Long before I had any formal intelligence training I was studying Russian Martial Arts under a Vietnam veteran who had studied under a former member of Soviet Spetsnaz, sort of the Russian equivalent of a Green Beret. He was the kind of veteran who never really left it behind. Military history and memorabilia was his only hobby. His only real friends were former soldiers from various backgrounds. Teaching and studying hand-to-hand combat was his only source of income. His Russian martial arts classes were his least popular.


This is probably due to the combination of the grueling (and often unsafe) nature of how he taught it and partially due to the odd environment he created. He was an eccentric (to put it politely) older gentleman of Eastern European descent who was fascinated by the tactics of Russia. He would often play Russian folk music as we practiced throws, locks, strikes, and defended ourselves against rubberized knives and clubs. He would often “graduate” his students to actual knives and wooden indian clubs when he believed they were ready. The dropout rate of this class was very nearly 100%.


I stuck it out for a few years longer than most, which was rewarded with almost undivided attention. Not only would he teach the martial arts, but would tell stories of military operations that the Russians had undertaken. They were both brutal and methodical. The tactics were different than I had seen in the news, watched on the movie screen, and read about in the history books. The Russian way was patient and methodical. More tolerant of sacrificing human life. Russians would move at a slower pace, encircle their enemy, and destroy all hope of resistance. They may even lose some battles, but this would be seen as a natural part of winning the war.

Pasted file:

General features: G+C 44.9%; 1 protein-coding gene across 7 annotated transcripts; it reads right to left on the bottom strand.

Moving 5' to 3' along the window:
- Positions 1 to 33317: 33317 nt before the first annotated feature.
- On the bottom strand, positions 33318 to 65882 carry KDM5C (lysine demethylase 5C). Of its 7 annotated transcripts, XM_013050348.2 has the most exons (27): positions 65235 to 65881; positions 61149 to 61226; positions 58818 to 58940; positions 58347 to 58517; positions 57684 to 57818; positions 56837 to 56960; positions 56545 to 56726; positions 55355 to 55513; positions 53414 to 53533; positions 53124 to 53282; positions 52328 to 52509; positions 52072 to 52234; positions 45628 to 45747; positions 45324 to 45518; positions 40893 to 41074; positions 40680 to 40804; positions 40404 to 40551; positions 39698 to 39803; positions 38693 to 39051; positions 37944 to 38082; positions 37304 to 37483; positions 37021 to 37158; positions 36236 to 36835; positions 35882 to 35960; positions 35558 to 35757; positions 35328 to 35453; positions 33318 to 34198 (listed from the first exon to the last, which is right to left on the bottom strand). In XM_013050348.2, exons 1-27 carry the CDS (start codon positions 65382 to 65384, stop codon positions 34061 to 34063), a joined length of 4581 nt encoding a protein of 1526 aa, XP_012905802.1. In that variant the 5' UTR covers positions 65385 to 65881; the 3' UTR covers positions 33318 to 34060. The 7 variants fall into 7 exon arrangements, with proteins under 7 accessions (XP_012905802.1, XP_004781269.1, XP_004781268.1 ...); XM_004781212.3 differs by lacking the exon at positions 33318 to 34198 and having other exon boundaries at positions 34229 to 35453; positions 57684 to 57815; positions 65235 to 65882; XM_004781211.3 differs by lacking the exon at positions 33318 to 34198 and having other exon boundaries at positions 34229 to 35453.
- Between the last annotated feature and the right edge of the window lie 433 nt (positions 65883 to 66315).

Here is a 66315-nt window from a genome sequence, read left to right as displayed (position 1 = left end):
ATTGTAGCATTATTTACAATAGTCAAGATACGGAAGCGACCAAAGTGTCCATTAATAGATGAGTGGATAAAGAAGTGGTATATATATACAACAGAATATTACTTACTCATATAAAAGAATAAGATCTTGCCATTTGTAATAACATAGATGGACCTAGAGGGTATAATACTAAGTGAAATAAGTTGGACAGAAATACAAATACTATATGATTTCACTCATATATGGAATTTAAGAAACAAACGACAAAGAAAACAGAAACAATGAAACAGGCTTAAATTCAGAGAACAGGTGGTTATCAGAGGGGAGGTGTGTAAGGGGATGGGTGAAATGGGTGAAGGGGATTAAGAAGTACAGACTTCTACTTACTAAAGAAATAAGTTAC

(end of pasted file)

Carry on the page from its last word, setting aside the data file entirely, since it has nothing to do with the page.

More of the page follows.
I left that class just before war broke out between Russia and Georgia. Like many people in young adults, I could care less what was happening in some country that was half a world away. However, what I had learned about Russian tactics had fascinated me. More than a decade later, I would be paying attention while those tactics were being deployed in Ukraine.